High from marijuana, the four struggles to move much less think. Things turn ugly when Jeffrey annoyed at being called a drug pusher makes fun of Paul’s phony English accent knowing full well that he came from a poor family in New Jersey. If not for a scholarship he received, Paul would not have the Princeton University education he boasts. Jeffrey challenges Paul to prove him wrong after claiming that he was kicked out of the Tiger Tones for not knowing how to sing. Paul, in fact, has a wonderful voice that prompted Peggy and Smitty to clap their hands in appreciation. With a little urging, Paul and Jeffrey perform a duet, and the two are friends again. Peggy watches in awe, and states that she is so high.

Joan and Greg’s guests arrive. The women join Joan in the kitchen to chat. They are impressed at the state of their house for they know how little these resident doctors make. In fact, the wife of Greg’s boss informs them that she and her husband lived in a pit when they were starting out. She also wants her not to get pregnant, which annoys the expectant wife of Greg’s colleague. The more optimistic wife gives Joan hope thinking that Greg will soon become chief resident doctor.

After having the whole household turning the house upside down looking for the $5 he claims to have been stolen, Gene continues to make a fuss about it and refuses to eat dinner. Hearing this, Sally pulls out the money from her sock, and throws it on the kitchen floor. She then calls everybody’s attention towards the money she found. As to her grandfather’s orders, she picks it up, and brings it to him. Carla fearfully watches as the young child goes over to her grandfather afraid of what the senile, old man might do. Gene just stares at the guilt-stricken child, and says nothing. Later that night, Sally fearfully says goodnight to her grandpa, but is relieved that he, though not saying anything, has forgiven her. He offers an olive branch, and asks the young child to continue reading where they left off.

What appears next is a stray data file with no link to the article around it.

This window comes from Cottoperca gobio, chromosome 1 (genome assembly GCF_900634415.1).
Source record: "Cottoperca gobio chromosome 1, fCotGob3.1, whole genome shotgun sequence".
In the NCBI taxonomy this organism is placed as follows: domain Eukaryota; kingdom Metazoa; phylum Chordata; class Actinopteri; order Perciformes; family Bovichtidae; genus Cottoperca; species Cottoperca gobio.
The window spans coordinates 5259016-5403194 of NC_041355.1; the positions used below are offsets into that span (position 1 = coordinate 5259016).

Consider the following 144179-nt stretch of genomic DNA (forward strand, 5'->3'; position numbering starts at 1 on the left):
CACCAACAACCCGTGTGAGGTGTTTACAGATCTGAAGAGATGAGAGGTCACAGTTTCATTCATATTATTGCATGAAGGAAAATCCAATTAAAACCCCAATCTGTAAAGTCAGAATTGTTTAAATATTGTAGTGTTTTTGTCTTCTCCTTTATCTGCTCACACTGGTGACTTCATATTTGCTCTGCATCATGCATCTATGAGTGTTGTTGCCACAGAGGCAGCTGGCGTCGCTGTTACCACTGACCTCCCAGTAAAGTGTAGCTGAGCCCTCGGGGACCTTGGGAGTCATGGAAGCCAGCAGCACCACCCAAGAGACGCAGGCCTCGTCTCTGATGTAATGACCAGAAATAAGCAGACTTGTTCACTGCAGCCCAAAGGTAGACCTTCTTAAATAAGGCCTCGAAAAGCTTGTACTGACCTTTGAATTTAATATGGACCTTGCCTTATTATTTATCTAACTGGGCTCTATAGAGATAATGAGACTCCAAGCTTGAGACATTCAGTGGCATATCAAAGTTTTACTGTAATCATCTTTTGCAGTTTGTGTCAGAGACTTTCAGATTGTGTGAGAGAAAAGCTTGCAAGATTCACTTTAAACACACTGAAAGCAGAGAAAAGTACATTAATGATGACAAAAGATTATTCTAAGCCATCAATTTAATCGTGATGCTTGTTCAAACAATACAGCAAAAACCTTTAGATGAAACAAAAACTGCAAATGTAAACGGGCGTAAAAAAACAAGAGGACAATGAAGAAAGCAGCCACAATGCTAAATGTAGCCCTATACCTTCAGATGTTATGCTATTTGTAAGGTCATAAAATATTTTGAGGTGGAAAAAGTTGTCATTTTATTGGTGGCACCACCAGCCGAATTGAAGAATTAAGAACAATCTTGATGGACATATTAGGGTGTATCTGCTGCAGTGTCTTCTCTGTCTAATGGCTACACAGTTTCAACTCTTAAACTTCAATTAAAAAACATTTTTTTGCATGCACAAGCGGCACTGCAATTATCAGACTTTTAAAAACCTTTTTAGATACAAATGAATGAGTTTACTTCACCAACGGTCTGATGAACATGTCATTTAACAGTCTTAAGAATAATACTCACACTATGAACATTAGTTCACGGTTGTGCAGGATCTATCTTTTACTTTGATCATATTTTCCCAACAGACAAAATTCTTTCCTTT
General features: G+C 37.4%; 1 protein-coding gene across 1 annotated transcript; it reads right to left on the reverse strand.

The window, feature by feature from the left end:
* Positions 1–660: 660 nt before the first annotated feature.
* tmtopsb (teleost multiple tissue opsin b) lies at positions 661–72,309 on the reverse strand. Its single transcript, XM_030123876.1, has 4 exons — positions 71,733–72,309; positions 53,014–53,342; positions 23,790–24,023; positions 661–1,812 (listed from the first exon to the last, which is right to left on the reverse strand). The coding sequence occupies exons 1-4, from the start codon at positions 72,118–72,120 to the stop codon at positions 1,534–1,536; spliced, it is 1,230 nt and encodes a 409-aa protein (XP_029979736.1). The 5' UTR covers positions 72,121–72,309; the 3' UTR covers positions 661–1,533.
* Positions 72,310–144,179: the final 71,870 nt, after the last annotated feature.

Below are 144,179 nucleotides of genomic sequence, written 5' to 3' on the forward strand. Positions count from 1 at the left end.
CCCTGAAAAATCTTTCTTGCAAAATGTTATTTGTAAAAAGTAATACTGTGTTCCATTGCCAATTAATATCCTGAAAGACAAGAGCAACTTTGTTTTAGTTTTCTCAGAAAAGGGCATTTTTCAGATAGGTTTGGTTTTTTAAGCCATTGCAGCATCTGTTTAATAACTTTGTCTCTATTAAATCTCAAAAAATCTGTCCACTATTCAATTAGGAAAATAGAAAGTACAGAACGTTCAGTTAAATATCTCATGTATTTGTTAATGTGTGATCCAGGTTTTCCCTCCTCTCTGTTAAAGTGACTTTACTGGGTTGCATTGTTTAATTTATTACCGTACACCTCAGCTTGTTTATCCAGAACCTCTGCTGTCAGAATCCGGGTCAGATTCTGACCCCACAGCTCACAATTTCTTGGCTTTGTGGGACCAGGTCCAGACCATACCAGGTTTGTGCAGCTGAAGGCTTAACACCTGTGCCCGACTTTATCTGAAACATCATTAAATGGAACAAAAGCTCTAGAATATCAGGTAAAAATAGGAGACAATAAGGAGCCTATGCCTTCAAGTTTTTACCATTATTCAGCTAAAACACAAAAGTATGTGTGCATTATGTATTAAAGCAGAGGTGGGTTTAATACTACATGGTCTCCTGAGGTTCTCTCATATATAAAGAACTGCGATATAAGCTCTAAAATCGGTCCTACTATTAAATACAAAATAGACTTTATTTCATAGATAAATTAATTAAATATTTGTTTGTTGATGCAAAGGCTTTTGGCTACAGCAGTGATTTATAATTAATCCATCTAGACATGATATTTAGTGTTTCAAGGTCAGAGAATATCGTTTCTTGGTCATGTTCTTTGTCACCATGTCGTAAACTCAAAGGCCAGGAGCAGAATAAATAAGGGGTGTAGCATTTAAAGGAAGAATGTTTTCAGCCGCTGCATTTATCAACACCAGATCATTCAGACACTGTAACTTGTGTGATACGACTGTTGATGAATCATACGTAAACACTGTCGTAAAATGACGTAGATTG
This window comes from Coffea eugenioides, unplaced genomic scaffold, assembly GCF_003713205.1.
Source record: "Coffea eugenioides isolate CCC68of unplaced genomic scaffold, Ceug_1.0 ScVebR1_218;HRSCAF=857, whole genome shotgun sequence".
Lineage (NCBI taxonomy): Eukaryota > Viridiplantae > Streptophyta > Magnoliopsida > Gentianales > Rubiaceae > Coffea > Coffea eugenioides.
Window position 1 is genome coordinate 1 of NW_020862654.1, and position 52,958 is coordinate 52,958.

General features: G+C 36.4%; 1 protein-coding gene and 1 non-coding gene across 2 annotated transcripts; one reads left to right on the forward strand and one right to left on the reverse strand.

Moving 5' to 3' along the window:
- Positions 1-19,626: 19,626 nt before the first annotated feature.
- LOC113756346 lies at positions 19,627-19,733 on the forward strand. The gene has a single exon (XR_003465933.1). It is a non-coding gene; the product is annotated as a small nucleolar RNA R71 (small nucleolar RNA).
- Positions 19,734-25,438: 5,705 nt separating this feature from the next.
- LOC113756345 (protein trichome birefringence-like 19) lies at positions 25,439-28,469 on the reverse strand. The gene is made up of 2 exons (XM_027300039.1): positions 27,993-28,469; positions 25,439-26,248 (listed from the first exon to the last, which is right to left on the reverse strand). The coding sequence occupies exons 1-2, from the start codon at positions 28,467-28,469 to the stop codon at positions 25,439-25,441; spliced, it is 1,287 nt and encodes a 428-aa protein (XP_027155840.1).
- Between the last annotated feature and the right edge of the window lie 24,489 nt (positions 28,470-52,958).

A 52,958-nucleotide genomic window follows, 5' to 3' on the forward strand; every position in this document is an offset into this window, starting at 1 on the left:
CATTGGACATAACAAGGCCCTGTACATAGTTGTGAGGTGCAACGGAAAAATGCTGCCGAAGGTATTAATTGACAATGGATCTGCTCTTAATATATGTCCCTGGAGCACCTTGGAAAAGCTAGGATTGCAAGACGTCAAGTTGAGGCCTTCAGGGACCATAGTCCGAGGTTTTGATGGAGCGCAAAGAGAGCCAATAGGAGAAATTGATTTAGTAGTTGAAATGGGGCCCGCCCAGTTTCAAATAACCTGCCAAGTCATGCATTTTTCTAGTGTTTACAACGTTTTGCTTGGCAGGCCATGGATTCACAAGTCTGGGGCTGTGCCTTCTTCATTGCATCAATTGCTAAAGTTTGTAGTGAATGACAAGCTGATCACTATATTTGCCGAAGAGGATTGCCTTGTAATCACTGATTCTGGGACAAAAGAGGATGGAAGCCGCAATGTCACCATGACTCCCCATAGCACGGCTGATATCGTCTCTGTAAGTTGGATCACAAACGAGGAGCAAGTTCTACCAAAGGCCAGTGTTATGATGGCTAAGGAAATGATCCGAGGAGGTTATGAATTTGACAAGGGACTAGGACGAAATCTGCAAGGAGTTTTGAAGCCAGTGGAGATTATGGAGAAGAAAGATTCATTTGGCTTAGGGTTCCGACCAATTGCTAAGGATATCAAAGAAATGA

Though very pregnant, a man makes a pass at Betty as she waits for Trudy outside of the ladies room. The man asks permission to feel her belly, and continues to flirt with her. Trudy is doing a terrific job entertaining Betty, and Jennifer would like to do the same. Harry finds this a terrible idea for he has nothing to chat to them about, but work. He was right for they awkwardly stood by the table just to inform the Drapers that they are having a good time. Luckily, the Sterlings with Cooper arrive to introduce them to Henry Francis and his date. Henry was the man flirting with Betty earlier.

The band puts on some old dance music, and the Campbells go to dance. Pete and Trudy dominate the dance floor impressing all the guests. The adorable Campbells unintentionally bump off the Cranes who have followed them to the dance floor clearly not knowing to do a proper Charleston. Annoyed with the attention the Campbells continue to receive, Jennifer Crane walks out.

The university education that both Smitty and Paul have was no match to Peggy of Miss Deaver’s Secretarial School’s talent. Still stoned, Peggy comes up with vacation situations for Bacardi Rum. Olive expresses her disappointment towards Peggy knowing that the young woman has been smoking pot with the mad men. The young woman sees right through the concerned secretary who was worried of Peggy losing her job, but she assures her that she is going to be just fine.

Greg’s colleagues and their wives are clearly impressed with Joan. Unfortunately, they don’t seem to feel the same way about Greg. This, both husband and wife, learn when his boss openly praises the out-going surgeon who has accepted a job in Texas. Greg’s expression changes as he was reminded by the failed laminectomy he performed. Misery loves company. To shift the embarrassment away from him, he decides to pass it on to his wife by forcing her to sing and play a tune with her accordion.

A very drunk Jane Sterling shows up at the buffet table as Betty Draper was getting some food. Don and Betty help her up as she struggles to keep her footing. Jane continues to talk, and nonchalantly recalls the time that Betty and Don separated. This upsets Betty who was unaware that someone else knew, and walks away. Don is left with Jane who asks him why he dislikes her. Roger sees the two, and asks what the scene was about. Moreover, he wonders why Don is upset with him. Most of the guests have left. Don is ready to leave, and looks for Betty. He finds her standing in the garden. He approaches her, and the two kiss passionately.


Watch the Mad Men episode My Old Kentucky Home